• Aeration of the soil and improved drainage
  • Add 8-10 worms per square foot

Earthworm Resources:

Earthworms are good for your garden.  Add some today.
European Nightcrawlers: Sensational fishing worms and spectacular soil builders. So, when you're not gardening, you can go fishin'!

Red Worms: These earthworms create a staggering amount of vermicompost.  Add them to your garden or put in a compost bin.

Earthworm Information:  Care and feeding of earthworms.

Thursday, June 5, 2014

How To Create Garden Soil

How to create gardensoil
How do you make organic garden soil right in your garden? Let me count the ways: Lasagna Gardening, Sheet Composting....

Originally posted 12-6-13

Make Garden Soil with Lasagna Gardening
 Pure Black Castings ™           VermaPlex ®            VermaMax®

Make Top Soil In Your Garden - It's Easy

It's winter time and most gardens (except here in sunny Florida and other blessed places) are lying fallow.  Why not make some top soil right in place over the winter?  Do it now and the rich compost will be ready for planting come spring time.  Here's an easy way.

Sheet Composting

There are several names to describe this type of composting: lasagna gardening, sheet composting, direct composting.  The idea is to mimic what mother nature does in the forests all the time.  Different layers of organic matter and animal manures, filled with beneficial microbes and earthworms,  build up and compost over time.

The rich "leaf mold" and forest soils your ancestors gathered for their vegetable and flower gardens can be created right in your garden patch,  saving you time and labor.

For existing gardens and beds, here is one method of sheet composting:
  • Remove all weeds from your plot.
  • Aerate the soil if it's compacted. (This will help the composting process. See Tips below.)
  • Chop up any leaves and yard waste with your mower.
  • Cover your bed with a layer of this material. (Don't forget the chopped veggie scrapes and coffee grounds.) Moisten (see Tips below for adding microbes to your water).
  • Spread a layer of fresh or composted horse manure. (If your not lucky enough to have access to horses, you can purchase composted manures from garden centers.) Moisten.
  • Add a second layer of chopped organic mulching material like straw, leaves, etc.
  • Keep moistened and leave over the winter.
During the winter, microbes and earthworms stay busy converting this mixture into rich compost.  You have "created soil" so to speak, just like the automatic process occurring on the forest floor.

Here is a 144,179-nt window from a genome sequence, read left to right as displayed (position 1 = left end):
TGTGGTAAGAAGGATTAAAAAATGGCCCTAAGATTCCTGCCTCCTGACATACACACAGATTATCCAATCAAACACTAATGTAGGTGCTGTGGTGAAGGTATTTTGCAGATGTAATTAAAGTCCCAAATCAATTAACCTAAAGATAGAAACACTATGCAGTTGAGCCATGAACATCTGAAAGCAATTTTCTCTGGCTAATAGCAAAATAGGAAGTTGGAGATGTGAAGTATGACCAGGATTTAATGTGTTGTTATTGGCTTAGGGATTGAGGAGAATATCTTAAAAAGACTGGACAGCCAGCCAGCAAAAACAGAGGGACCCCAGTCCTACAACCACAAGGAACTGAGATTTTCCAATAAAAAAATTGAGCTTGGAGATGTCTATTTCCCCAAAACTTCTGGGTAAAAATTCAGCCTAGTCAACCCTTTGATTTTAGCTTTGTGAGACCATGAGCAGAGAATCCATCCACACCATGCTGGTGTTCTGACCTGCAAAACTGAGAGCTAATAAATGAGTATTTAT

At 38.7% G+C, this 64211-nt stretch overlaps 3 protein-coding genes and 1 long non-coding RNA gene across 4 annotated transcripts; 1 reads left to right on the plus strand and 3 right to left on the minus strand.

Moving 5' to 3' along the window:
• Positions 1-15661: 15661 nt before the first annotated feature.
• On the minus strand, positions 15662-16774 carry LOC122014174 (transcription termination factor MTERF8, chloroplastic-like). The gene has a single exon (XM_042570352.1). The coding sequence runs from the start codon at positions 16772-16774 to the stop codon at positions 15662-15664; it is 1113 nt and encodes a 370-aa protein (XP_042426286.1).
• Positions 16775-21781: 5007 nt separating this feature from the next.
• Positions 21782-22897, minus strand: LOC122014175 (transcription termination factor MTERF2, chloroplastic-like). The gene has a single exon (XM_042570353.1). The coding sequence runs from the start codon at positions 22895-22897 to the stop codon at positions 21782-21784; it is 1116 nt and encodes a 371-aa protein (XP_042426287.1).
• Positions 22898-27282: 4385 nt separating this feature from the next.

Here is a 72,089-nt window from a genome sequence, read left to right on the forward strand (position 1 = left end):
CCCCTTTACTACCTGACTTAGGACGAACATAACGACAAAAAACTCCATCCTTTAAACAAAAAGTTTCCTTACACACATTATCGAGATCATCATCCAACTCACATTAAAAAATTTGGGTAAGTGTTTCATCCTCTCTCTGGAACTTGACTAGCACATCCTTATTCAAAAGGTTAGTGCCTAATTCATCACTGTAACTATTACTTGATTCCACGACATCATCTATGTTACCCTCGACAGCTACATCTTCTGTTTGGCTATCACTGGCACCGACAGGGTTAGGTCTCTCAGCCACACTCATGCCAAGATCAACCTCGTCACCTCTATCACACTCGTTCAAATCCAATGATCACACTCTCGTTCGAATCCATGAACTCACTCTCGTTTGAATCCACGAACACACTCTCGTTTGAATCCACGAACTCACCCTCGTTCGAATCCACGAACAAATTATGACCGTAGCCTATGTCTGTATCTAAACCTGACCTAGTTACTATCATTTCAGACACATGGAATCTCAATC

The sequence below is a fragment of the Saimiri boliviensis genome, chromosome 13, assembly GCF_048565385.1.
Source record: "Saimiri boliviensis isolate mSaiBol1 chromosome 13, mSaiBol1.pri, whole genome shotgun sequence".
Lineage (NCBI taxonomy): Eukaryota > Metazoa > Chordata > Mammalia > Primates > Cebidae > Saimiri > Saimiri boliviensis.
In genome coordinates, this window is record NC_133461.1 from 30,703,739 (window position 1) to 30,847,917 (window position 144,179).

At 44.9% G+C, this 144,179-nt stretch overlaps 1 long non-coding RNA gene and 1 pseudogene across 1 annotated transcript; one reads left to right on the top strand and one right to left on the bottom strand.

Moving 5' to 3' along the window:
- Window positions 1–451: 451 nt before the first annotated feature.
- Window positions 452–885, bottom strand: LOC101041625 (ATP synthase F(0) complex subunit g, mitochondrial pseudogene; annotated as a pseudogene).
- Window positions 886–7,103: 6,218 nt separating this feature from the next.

Success Tips:
  1. Add VermaPlex® to the water when moistening to add microbes to the mix.  It speeds up the process and insures composting takes place.
  2. Add earthworms to the ground before adding layers.  They break down the compost, accomplish the soil aeration chore for you, and deposit rich castings that feed your plants.
Next time:  Easy way to create new fertile garden beds where grass is growing....

Gardening Resources:

Liquid garden fertilizer
Add microbes to your soil.
VermaPlex®: Certified Organic, All Natural Soil Inoculant.

Make garden soil with earthworms
Add earthworms to your soil.
Red Worms and European Nightcrawlers for your garden.

Organic Turf Care

Organic Turf Grass Care

Finally! Going back to organic methods of turf/grass management. It's better, it's cheaper....

Originally posted 11-26-13

Organic Turf Grass Management
 Pure Black Castings ™           VermaPlex ®           VermaMax®

Return to Organic Turf Grass Management

Here's an interesting bit of history: Before 1950, all school sports fields were cared for organically.  Only after World War II, when chemical companies began to push into the agricultural, consumer and municipality markets, did sports field care switch from organic to chemical. And you thought  we always got our fertilizers from a lab!

No, sadly, the switch was on until, by 1990, close to 90% of school, university, and municipal turf fields were being treated with chemical pesticides, herbicides and fertilizers. The chemical method was thought to be cheaper, easier and (strangely) better.

Of course, we know better now, don't we?  It may have been cheaper then, but not so now. And it was - by no way shape, form, nor fashion - better.  Fortunately, the tide (no reference to Alabama intended) has turned back in the other direction. What was once old is new again.  Why, you might say organic gardening methods have become mainstream.